This article currently deals with: Description of bushfires (2 paragraphs), description of Victorian terrain (1 paragraph), causes of bushfires (2 paragraphs), fire warnings (1 paragraphs), list of Victorian bushfires (28 paragraphs, with a separate "most deadly" section with 23 dot points), and a bit of original research re: death tolls (3 paragraphs). Bushfire suppression agencies? Zero paragraphs. Bushfire prevention strategies? Zero paragraphs. Bushfire related legislation? Zero paragraphs. In short, it contains nothing that would even give it an argument for remaining a standalone article.--Yeti Hunter (talk) 21:50, 28 October 2010 (UTC)
What you are describing is the quality of the article as at October 2010. The question here is the notability of the topic "Bushfires in Victoria", which is clearly notable as a stand-alone subject. [1] [2] Melburnian (talk) 23:35, 28 October 2010 (UTC)
A google search and a vic library page on historical Vic bushfires don't in any way demonstrate that bushfires in Victoria are any different to bushfires in the rest of Australia. If you can fix the article so that it does demonstrate the notability and uniqueness of Vic bushfires, I'll gladly support it as a standalone. That's hypothetical. It currently does not warrant its own article. --Yeti Hunter (talk) 00:15, 29 October 2010 (UTC)
Actually the State Library of Victoria site comprises 14 pages and in addition to covering resources related to historical fires in Victoria it also covers resources on current information from state authorities and media, reports and state legislation.Melburnian (talk) 02:34, 29 October 2010 (UTC)

──────────────────────────────────────────────────────────────────────────────────────────────────── Changes look really good; Victorian article actually looks like it could and should survive on its own now, since you've made it about bushfire policies / management in Victoria rather than any supposed uniqueness of Vic. bushfires as the article previously seemed to assert. I withdraw the merge proposal. Possibly use the article as a loose template for the creation of other state bushfire management pages? --Yeti Hunter (talk) 05:49, 30 October 2010 (UTC)

Yes, I think the same approach can be taken for other states; it frees this article from having to give six or more different versions for each facet of management, legislation and planning related to bushfires.Melburnian (talk) 06:46, 30 October 2010 (UTC)
Agree. The Vic article is looking good and opens the door for similar treatment in sister articles for the other states. –Moondyne 12:46, 30 October 2010 (UTC)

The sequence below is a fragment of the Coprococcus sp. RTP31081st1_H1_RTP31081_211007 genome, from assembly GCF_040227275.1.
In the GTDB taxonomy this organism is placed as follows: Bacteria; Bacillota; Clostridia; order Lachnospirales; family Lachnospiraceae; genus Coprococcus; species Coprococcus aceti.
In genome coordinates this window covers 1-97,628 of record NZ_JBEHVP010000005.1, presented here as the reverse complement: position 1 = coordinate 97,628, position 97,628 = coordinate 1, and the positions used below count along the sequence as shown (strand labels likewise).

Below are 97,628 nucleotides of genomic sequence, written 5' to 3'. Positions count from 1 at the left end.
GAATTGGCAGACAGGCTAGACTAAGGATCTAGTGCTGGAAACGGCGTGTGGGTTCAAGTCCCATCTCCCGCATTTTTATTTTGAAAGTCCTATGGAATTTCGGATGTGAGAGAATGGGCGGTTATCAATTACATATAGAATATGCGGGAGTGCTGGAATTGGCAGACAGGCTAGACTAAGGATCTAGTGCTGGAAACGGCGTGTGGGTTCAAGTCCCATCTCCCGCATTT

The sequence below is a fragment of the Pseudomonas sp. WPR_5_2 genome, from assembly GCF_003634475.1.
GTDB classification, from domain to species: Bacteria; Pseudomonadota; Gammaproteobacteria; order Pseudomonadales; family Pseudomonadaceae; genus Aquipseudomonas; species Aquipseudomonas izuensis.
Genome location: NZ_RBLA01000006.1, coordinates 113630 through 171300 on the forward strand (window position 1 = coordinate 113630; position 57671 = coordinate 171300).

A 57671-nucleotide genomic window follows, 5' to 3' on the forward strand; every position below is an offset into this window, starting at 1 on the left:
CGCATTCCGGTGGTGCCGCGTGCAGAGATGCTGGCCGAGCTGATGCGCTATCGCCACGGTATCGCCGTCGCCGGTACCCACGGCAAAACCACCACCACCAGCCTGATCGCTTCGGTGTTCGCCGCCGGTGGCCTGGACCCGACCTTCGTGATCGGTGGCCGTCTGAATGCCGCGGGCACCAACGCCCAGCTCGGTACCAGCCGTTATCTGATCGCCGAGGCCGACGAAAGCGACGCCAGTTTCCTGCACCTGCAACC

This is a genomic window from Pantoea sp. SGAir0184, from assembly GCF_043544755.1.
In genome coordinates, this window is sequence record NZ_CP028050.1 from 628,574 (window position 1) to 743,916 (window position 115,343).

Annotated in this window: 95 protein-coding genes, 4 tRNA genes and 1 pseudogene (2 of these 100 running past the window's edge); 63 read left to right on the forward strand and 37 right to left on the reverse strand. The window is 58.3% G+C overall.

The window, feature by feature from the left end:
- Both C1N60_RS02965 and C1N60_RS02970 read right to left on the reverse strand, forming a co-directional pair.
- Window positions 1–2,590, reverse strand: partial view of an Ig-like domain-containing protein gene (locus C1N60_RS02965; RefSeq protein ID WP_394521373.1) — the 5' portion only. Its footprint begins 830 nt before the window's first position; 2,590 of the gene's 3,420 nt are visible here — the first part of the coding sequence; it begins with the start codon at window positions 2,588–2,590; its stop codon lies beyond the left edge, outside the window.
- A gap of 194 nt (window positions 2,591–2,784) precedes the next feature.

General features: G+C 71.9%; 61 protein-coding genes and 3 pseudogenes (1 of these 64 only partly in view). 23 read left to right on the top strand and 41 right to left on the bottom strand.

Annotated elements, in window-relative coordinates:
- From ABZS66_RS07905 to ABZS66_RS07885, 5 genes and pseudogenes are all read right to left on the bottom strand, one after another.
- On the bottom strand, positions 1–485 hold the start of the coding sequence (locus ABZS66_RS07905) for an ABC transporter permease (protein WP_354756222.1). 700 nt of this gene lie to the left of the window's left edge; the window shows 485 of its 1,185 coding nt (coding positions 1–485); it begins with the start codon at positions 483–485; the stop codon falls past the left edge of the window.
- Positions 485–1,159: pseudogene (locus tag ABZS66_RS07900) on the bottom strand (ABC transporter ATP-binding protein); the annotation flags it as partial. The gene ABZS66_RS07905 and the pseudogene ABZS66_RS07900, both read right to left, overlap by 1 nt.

Lead sentence[edit]

I find the uncited lead sentence asserting that Aussie bushfires are the most frequent in the world quite suspect, especially in light of data like this. I'm looking for a nice citation that sums up the unique characteristics of bushfire in Australia as opposed to elsewhere in the world, perhaps something like "characterised by their intensity and relatively short duration". This page from the CSIRO gets close, and can certainly be used, but it doesn't quite do it for the lead sentence. Any suggestions?--Yeti Hunter (talk) 06:25, 30 October 2010 (UTC)

Removed and replaced. –Moondyne 12:46, 30 October 2010 (UTC)

Missing information[edit]

Any information on fires around 8th-14th Feb 2014 and 22nd-26th Feb 2014? 164.15.17.9 (talk) 12:39, 19 May 2014 (UTC)

A major victorian fire has been missed here - South Gippsland (Mount Best) Six children died all from the one family, the Lonsdale family. The most ever from the one immediate family in the history of Australian bushfires. Four other people also died. Ten in total to the small community — Preceding unsigned comment added by 125.209.140.254 (talk) 09:43, 28 July 2011 (UTC)

Is there a good source that we could reference to justify adding this material? HiLo48 (talk) 11:43, 28 July 2011 (UTC)

By LesM Sources as follows: Memorial located at Mt Best South Gippsland http://www.panoramio.com/photo/45767971

Reference newspaper - The Advertiser, SA - Tuesday 30 January 1906 http://trove.nla.gov.au/ndp/del/article/5002919?searchTerm= (lonsdale gippsland) date:[1900 TO 1925]&searchLimits=l-australian=y — Preceding unsigned comment added by 125.209.140.145 (talk) 11:58, 13 August 2011 (UTC)

New section: climate change[edit]

I've gone ahead and created a new section with some basic background info. I thought it was relevant, esp considering the recent media coverage of Greg Hunt citing Wikipedia.[1] — Preceding unsigned comment added by Charbono (talkcontribs) 11:23, 24 October 2013 (UTC)